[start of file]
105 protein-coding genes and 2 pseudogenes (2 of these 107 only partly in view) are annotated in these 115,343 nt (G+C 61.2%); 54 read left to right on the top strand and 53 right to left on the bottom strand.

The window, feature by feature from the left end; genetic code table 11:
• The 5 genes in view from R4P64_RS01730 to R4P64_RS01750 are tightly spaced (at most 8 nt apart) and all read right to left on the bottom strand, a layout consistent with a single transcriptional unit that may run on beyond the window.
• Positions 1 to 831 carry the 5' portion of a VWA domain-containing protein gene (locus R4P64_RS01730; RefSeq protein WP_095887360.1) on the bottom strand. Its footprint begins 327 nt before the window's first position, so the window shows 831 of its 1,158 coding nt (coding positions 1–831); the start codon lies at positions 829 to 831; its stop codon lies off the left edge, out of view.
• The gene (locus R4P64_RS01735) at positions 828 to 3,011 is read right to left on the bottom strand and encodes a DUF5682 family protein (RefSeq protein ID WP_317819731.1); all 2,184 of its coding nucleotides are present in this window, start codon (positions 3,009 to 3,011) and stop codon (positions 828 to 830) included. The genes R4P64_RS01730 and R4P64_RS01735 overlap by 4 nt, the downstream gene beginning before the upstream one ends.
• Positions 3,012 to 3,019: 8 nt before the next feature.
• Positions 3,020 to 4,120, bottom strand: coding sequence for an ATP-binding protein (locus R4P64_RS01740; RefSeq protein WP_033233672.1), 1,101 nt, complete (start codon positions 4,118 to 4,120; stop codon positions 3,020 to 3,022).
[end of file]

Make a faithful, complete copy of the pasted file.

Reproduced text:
105 protein-coding genes and 2 pseudogenes (2 of these 107 only partly in view) are annotated in these 115,343 nt (G+C 61.2%); 54 read left to right on the top strand and 53 right to left on the bottom strand.

The window, feature by feature from the left end; genetic code table 11:
• The 5 genes in view from R4P64_RS01730 to R4P64_RS01750 are tightly spaced (at most 8 nt apart) and all read right to left on the bottom strand, a layout consistent with a single transcriptional unit that may run on beyond the window.
• Positions 1 to 831 carry the 5' portion of a VWA domain-containing protein gene (locus R4P64_RS01730; RefSeq protein WP_095887360.1) on the bottom strand. Its footprint begins 327 nt before the window's first position, so the window shows 831 of its 1,158 coding nt (coding positions 1–831); the start codon lies at positions 829 to 831; its stop codon lies off the left edge, out of view.
• The gene (locus R4P64_RS01735) at positions 828 to 3,011 is read right to left on the bottom strand and encodes a DUF5682 family protein (RefSeq protein ID WP_317819731.1); all 2,184 of its coding nucleotides are present in this window, start codon (positions 3,009 to 3,011) and stop codon (positions 828 to 830) included. The genes R4P64_RS01730 and R4P64_RS01735 overlap by 4 nt, the downstream gene beginning before the upstream one ends.
• Positions 3,012 to 3,019: 8 nt before the next feature.
• Positions 3,020 to 4,120, bottom strand: coding sequence for an ATP-binding protein (locus R4P64_RS01740; RefSeq protein WP_033233672.1), 1,101 nt, complete (start codon positions 4,118 to 4,120; stop codon positions 3,020 to 3,022).